Peter Kenyon

The European Union is desperate to keep Syrian refugees from bolting from Turkey for Europe. But the prospects for Syrians in Turkey have been slim. Now the EU is launching its biggest aid program yet — more than $375 million aimed at a million of the neediest Syrians in Turkey.

And it's not bags of rice thrown from the back of a truck. It's a bit more modern: a debit card that can be used to buy whatever food, medicine or clothing a family needs, or to get cash.

Just up the hill from Istanbul's Old City, lines are forming outside the district governor's office. This is where Turks can find a new "crisis management center," where those caught up in the post-coup purge can finally be heard in their own defense – or in defense of a relative now behind bars. At a desk, people can submit their written defenses.

Since Turkey's government survived a violent coup attempt on July 15, it has pointed the finger at followers of an elderly, U.S.-based cleric. His name is Fethullah Gulen, and he denies any involvement. Turkey is demanding his extradition from the U.S., where he's lived in Pennsylvania since the late 1990s.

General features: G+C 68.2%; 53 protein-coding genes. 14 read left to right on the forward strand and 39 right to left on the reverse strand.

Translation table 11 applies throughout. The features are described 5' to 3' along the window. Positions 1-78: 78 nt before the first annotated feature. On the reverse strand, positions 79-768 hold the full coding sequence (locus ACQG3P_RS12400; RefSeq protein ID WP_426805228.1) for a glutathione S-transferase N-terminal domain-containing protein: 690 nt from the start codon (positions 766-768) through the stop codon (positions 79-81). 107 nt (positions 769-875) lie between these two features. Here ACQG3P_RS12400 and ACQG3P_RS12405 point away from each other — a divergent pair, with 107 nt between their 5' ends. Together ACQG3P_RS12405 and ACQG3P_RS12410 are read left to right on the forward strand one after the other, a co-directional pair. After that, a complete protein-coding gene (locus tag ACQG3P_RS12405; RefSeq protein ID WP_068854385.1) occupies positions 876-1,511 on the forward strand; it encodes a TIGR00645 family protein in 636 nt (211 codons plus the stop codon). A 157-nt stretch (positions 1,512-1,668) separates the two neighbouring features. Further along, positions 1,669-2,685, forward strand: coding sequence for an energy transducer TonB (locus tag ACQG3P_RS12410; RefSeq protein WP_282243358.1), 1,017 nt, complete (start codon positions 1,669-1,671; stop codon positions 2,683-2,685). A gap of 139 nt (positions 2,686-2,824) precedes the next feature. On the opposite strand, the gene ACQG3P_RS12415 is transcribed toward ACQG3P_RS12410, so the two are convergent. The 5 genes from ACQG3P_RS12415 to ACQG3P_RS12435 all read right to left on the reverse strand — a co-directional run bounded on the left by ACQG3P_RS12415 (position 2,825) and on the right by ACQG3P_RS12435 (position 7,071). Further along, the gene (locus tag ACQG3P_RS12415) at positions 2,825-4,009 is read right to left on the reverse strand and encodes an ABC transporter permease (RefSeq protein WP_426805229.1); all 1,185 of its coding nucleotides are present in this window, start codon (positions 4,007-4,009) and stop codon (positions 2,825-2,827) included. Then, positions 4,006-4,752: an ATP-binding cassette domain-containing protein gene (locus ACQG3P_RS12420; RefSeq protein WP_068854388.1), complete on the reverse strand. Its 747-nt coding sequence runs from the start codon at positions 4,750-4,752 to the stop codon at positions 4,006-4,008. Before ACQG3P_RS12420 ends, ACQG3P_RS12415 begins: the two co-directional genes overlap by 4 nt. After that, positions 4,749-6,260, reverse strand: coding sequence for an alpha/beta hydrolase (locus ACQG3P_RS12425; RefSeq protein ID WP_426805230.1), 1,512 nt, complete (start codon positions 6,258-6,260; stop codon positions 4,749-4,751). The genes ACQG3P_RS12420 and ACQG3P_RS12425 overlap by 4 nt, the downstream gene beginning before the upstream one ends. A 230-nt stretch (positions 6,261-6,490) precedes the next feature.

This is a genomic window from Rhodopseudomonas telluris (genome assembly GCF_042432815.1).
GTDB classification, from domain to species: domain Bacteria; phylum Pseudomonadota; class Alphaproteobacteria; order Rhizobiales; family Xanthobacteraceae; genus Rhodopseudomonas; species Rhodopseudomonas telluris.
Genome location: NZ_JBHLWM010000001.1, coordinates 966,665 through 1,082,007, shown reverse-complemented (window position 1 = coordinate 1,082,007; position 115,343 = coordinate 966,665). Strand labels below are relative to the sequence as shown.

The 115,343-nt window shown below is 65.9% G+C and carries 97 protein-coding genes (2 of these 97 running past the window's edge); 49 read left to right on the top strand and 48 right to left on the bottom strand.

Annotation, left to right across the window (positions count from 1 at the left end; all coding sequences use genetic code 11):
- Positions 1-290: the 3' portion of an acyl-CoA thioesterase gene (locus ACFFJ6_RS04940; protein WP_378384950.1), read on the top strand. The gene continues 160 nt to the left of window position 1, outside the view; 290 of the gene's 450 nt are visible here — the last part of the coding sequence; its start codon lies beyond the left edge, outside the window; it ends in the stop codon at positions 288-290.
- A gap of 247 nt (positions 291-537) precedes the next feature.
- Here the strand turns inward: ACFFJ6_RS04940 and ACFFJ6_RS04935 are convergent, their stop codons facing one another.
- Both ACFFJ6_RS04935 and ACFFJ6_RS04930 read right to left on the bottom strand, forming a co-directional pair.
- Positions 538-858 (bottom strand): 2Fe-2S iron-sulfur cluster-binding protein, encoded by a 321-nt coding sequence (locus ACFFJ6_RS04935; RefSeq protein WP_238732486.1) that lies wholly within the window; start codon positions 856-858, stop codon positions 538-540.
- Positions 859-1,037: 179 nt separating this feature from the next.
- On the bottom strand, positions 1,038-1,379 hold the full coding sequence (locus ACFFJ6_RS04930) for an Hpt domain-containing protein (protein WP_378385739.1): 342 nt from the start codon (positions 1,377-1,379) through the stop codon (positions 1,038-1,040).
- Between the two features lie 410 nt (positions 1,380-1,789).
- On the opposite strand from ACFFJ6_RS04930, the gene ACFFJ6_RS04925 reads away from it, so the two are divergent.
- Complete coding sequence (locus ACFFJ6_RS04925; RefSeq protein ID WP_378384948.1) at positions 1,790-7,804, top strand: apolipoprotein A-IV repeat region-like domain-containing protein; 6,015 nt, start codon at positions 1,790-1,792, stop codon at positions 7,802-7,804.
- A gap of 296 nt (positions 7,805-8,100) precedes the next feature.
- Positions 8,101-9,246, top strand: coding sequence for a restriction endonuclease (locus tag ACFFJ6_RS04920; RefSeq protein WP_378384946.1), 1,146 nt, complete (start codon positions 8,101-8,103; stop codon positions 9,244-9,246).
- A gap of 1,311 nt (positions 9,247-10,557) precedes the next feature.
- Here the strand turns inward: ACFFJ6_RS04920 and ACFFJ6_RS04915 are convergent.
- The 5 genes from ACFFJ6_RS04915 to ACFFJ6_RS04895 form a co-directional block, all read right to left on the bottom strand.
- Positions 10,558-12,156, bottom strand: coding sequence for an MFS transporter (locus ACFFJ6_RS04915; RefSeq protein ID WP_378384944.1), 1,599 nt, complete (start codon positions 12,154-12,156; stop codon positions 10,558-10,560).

Gulen moved to America in 1999, amid worries that Turkey's secular and military elite was after him. Gulen became a close ally of Erdogan and his AKP party when the party came to power, but the two had a falling out several years later.

For more than a decade, U.S. foreign policy has centered on military action in the Middle East. Often overlooked, but still critical, is U.S. diplomacy. It's a slow and often frustrating art. It can also involve unpopular compromises with allies and rivals.

But there's no way around it. Consider Turkey, with a strategic location that makes it important in Syria, Iraq, and the migrant crisis. But the U.S. and Turkey have had a roller-coaster relationship that took a sharp downward turn after an attempted coup last month against President Recep Tayyip Erdogan.

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